F1 drivers confident of adapting to reduced visibility in 2022 cars
The F1 field had a first chance to properly test the new cars over three days in Barcelona last week after technical regulations were overhauled.
Revised aero designs are designed to allow the cars to follow each other closely, leading to more on-track action and overtaking.
Early driver feedback on the new cars has been positive, with many noting their improved tracking of other cars and reduction in dirty air, as well as the added benefit of ground effect for high-speed cornering .
But in addition to noting the increased weight of the new cars, a number of drivers pointed out another disadvantage was the reduced visibility due to the larger wheels and tire deflectors at the front of the car.
McLaren’s Daniel Ricciardo acknowledged that it was “certainly a bit trickier” to see out of the cockpit as there was “more discomfort” with on-board cameras generally exaggerating the driver’s view from the cockpit.
“You might think you’re riding with a driver, but you’re not really getting the driver’s point of view,” Ricciardo said of the camera angles.
“I mean, you don’t see much, period. So this year you see even less, but you also get used to it and you see benchmarks and things like that.
“It’s something that gets easier over time, but it probably hasn’t been this great since the days when they sat right in the front of the car and much higher up.”
Charles Leclerc, Ferrari F1-75
Photo by: Erik Junius
Asked if he thought the lack of visibility would make it more difficult for other cars to race wheel to wheel, Ricciardo was confident the whole field would get used to it.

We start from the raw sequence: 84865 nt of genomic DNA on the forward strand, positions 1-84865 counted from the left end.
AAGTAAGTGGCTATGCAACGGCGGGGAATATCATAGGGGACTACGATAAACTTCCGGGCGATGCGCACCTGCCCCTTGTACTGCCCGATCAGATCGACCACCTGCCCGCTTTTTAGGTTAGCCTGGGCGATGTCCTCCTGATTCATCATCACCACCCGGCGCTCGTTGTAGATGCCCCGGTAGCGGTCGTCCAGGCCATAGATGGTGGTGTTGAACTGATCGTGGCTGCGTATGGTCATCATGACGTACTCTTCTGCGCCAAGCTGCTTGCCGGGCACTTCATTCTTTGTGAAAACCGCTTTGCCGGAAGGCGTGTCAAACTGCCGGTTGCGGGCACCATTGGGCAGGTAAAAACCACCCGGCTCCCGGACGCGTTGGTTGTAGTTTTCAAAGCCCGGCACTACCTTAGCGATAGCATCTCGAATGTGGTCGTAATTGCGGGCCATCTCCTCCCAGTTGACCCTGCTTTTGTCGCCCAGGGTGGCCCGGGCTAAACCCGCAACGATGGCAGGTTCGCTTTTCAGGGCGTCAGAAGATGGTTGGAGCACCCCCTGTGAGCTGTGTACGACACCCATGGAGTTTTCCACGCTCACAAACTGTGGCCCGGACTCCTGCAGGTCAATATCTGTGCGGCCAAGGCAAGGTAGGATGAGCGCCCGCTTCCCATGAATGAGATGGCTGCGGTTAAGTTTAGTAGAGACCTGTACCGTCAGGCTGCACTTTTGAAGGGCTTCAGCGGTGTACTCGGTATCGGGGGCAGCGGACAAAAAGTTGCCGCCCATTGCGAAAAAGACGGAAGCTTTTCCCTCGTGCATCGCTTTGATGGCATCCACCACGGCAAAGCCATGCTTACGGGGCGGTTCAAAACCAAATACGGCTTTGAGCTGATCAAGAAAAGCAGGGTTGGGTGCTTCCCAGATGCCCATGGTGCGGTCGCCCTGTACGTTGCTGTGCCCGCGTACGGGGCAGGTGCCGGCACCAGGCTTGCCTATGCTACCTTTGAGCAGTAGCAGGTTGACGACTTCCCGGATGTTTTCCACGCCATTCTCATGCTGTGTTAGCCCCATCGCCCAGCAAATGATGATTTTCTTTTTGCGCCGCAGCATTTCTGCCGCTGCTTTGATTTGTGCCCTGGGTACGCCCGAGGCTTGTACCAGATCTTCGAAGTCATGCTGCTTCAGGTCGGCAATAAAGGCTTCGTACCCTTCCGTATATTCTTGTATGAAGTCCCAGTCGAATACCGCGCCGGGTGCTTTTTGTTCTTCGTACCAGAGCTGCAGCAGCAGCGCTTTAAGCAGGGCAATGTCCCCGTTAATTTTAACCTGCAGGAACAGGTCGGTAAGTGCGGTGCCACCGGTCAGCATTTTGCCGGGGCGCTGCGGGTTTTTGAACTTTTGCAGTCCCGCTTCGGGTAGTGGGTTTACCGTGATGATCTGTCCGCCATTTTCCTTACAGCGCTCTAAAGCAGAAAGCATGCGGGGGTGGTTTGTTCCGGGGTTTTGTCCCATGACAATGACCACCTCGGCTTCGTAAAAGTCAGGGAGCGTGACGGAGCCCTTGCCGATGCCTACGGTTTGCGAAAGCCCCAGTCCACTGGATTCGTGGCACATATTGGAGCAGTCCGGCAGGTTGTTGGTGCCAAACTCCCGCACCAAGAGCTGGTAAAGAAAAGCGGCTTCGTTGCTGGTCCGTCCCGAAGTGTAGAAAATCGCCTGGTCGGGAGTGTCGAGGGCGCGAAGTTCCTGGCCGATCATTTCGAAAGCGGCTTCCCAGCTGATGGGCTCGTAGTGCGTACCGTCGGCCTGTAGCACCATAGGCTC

“There are always blind spots in the car, so you also have to use your intuition when running side-by-side,” Ricciardo said.
“It also creates the art of a good battle. So you’re kind of using your other instincts or relying on other things to pull off a move or defend yourself well.
“I think we will have to adapt a bit more, especially at the beginning of 2022. But maybe after a few races we will feel like we don’t really feel it anymore.
Mercedes driver Lewis Hamilton joked that he would “take a cushion or something and sit higher” in the cockpit, but Red Bull’s Sergio Perez felt there was “only ‘a limit to what you can achieve in terms of sitting position’.
“We definitely have to get used to it, to measure our distances better, and wheel-to-wheel racing, I think we’re all going to get used to it,” Perez said. “It will be another challenge for this year.”
Perez’s team-mate Max Verstappen pointed out that reduced visibility could mean street tracks could prove trickier due to their tight boundaries.
“Also with the tires they are a bit bigger, so the visibility is a bit different,” said Verstappen. “I think on a track like [Barcelona] that’s less of a problem. When you go to street circuits, it’s going to be a bit more difficult.
“On some street circuits it’s maybe a challenge because we don’t have the same view from the cockpit, and the front tires are bigger and you have this thing on them,” added Alpine’s Fernando Alonso. .
“We’ll see. I think it’s a new challenge for everyone.